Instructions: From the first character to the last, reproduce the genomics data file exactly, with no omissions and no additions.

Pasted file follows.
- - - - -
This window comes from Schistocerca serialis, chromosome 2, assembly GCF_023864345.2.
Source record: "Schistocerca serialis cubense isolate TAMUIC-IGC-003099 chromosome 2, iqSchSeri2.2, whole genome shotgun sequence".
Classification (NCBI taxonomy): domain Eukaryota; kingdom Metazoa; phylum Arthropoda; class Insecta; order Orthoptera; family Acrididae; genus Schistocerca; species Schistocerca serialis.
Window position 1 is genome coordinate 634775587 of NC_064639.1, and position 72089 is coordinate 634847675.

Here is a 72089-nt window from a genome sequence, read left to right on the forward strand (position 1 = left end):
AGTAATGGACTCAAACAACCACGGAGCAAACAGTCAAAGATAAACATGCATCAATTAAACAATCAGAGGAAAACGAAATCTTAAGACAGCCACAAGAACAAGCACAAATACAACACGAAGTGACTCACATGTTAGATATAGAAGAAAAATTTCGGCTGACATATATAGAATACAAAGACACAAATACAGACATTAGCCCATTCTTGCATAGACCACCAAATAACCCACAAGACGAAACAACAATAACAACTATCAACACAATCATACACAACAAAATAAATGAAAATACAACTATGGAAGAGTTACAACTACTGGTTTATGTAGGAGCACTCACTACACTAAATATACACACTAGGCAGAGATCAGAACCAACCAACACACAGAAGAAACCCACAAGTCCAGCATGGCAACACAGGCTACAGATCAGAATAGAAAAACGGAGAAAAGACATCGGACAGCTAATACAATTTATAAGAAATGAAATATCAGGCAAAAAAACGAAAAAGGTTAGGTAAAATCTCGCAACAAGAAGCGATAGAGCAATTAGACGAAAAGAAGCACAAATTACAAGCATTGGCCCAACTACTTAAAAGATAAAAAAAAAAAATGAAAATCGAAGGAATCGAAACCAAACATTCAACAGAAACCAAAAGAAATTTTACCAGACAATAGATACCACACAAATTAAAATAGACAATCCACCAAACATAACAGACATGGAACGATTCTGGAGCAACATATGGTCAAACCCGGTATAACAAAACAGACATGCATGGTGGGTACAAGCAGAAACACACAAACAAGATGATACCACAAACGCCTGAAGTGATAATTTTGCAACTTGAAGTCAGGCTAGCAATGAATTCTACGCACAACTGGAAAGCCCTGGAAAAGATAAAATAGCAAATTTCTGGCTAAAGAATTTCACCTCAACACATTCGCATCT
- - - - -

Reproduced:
This window comes from Schistocerca serialis, chromosome 2, assembly GCF_023864345.2.
Source record: "Schistocerca serialis cubense isolate TAMUIC-IGC-003099 chromosome 2, iqSchSeri2.2, whole genome shotgun sequence".
Classification (NCBI taxonomy): domain Eukaryota; kingdom Metazoa; phylum Arthropoda; class Insecta; order Orthoptera; family Acrididae; genus Schistocerca; species Schistocerca serialis.
Window position 1 is genome coordinate 634775587 of NC_064639.1, and position 72089 is coordinate 634847675.

Here is a 72089-nt window from a genome sequence, read left to right on the forward strand (position 1 = left end):
AGTAATGGACTCAAACAACCACGGAGCAAACAGTCAAAGATAAACATGCATCAATTAAACAATCAGAGGAAAACGAAATCTTAAGACAGCCACAAGAACAAGCACAAATACAACACGAAGTGACTCACATGTTAGATATAGAAGAAAAATTTCGGCTGACATATATAGAATACAAAGACACAAATACAGACATTAGCCCATTCTTGCATAGACCACCAAATAACCCACAAGACGAAACAACAATAACAACTATCAACACAATCATACACAACAAAATAAATGAAAATACAACTATGGAAGAGTTACAACTACTGGTTTATGTAGGAGCACTCACTACACTAAATATACACACTAGGCAGAGATCAGAACCAACCAACACACAGAAGAAACCCACAAGTCCAGCATGGCAACACAGGCTACAGATCAGAATAGAAAAACGGAGAAAAGACATCGGACAGCTAATACAATTTATAAGAAATGAAATATCAGGCAAAAAAACGAAAAAGGTTAGGTAAAATCTCGCAACAAGAAGCGATAGAGCAATTAGACGAAAAGAAGCACAAATTACAAGCATTGGCCCAACTACTTAAAAGATAAAAAAAAAAAATGAAAATCGAAGGAATCGAAACCAAACATTCAACAGAAACCAAAAGAAATTTTACCAGACAATAGATACCACACAAATTAAAATAGACAATCCACCAAACATAACAGACATGGAACGATTCTGGAGCAACATATGGTCAAACCCGGTATAACAAAACAGACATGCATGGTGGGTACAAGCAGAAACACACAAACAAGATGATACCACAAACGCCTGAAGTGATAATTTTGCAACTTGAAGTCAGGCTAGCAATGAATTCTACGCACAACTGGAAAGCCCTGGAAAAGATAAAATAGCAAATTTCTGGCTAAAGAATTTCACCTCAACACATTCGCATCT